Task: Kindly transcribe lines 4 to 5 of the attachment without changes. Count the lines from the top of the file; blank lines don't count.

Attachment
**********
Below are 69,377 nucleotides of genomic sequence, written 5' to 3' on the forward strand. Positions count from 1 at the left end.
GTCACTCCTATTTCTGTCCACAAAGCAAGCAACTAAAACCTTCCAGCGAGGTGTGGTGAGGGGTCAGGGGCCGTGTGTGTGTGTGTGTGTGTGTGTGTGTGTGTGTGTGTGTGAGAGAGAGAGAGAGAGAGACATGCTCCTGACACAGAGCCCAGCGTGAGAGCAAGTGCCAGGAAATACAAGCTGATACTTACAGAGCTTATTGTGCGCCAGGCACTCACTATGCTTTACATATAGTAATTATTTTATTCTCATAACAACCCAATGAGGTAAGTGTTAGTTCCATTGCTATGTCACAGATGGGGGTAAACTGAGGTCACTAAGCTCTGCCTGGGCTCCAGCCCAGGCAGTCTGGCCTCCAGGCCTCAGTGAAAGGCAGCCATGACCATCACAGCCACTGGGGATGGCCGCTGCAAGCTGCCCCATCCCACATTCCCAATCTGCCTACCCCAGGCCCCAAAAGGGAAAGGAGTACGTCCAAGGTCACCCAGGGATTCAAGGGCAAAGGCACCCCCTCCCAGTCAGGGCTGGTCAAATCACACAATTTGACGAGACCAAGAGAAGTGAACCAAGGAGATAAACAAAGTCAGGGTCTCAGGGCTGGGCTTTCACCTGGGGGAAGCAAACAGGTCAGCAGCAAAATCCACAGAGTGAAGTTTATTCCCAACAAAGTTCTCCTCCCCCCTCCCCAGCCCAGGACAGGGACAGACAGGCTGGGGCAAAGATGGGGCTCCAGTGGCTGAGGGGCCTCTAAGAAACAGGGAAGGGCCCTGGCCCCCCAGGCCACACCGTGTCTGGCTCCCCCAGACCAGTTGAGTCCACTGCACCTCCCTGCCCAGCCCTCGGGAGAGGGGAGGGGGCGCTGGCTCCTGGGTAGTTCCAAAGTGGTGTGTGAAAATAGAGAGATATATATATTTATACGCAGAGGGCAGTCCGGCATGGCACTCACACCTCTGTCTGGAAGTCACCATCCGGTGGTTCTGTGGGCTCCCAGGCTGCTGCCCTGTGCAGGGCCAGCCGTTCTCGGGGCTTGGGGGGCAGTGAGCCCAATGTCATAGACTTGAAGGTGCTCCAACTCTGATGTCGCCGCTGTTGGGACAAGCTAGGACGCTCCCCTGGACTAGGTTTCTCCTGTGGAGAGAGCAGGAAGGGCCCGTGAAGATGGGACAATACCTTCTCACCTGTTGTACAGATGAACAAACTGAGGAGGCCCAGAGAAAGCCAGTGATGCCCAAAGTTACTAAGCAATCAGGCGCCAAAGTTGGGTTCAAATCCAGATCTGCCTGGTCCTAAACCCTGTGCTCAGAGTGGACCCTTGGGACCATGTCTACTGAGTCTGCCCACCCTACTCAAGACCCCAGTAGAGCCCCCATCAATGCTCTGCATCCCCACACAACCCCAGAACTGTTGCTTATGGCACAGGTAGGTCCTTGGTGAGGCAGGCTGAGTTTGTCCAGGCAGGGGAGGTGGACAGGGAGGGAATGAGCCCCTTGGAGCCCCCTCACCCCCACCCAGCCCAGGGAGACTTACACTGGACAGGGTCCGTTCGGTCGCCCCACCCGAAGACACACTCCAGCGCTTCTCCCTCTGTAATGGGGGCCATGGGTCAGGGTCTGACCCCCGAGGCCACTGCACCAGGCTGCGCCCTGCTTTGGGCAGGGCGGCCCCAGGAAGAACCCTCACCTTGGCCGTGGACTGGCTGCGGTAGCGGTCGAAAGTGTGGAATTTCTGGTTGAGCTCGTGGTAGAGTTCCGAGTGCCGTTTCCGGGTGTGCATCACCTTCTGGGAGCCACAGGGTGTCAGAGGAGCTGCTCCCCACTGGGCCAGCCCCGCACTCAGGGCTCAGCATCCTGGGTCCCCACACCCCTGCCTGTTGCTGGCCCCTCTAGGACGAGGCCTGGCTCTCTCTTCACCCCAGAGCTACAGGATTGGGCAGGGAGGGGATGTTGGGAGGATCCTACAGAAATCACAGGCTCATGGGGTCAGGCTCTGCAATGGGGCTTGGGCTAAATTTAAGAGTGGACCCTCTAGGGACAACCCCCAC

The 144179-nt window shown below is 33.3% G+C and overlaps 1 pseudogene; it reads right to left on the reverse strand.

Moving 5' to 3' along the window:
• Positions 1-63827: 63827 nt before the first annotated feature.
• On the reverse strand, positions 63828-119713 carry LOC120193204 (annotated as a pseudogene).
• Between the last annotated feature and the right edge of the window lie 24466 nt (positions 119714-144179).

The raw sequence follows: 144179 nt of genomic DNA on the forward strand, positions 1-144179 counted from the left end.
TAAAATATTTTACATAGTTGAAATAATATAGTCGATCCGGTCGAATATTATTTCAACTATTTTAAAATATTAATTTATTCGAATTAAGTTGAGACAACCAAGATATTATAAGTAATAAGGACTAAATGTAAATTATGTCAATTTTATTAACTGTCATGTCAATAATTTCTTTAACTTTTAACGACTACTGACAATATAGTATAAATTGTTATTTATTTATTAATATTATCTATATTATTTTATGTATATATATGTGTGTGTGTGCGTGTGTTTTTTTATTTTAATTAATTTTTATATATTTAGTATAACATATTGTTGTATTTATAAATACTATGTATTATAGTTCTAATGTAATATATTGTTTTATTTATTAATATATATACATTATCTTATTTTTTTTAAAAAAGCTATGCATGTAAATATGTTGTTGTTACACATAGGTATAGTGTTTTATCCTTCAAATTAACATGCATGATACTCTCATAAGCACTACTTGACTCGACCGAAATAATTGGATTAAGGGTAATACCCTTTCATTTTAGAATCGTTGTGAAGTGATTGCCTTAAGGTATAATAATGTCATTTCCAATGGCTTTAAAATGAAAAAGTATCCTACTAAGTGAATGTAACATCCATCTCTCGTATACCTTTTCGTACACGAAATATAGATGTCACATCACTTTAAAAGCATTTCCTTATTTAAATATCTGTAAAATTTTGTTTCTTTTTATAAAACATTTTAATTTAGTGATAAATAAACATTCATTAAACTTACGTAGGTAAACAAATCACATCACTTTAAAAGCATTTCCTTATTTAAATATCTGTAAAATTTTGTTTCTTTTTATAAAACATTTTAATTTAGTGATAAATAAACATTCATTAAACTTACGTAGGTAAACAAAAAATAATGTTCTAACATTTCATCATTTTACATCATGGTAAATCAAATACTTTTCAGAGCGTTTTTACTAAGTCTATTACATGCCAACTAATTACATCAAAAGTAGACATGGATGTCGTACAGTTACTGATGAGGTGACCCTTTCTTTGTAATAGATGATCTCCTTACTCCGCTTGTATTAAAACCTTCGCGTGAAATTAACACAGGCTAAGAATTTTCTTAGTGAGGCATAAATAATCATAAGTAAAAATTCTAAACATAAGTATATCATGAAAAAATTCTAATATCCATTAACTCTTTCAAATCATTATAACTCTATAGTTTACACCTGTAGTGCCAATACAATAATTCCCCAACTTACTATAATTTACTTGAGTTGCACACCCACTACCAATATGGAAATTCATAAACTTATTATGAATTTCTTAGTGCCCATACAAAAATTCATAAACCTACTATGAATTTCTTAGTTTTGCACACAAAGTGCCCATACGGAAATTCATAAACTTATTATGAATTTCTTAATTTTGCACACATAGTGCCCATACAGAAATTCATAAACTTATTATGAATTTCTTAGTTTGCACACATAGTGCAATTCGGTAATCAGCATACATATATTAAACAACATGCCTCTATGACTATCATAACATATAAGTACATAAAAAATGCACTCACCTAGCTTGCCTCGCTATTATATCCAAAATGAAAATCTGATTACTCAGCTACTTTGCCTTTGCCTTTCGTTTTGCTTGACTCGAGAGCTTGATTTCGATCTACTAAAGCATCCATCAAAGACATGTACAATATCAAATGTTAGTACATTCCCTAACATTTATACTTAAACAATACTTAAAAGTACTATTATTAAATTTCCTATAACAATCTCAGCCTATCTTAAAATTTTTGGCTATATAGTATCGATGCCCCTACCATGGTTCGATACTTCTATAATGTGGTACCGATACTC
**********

Moving 5' to 3' along the window:
• Positions 1-63827: 63827 nt before the first annotated feature.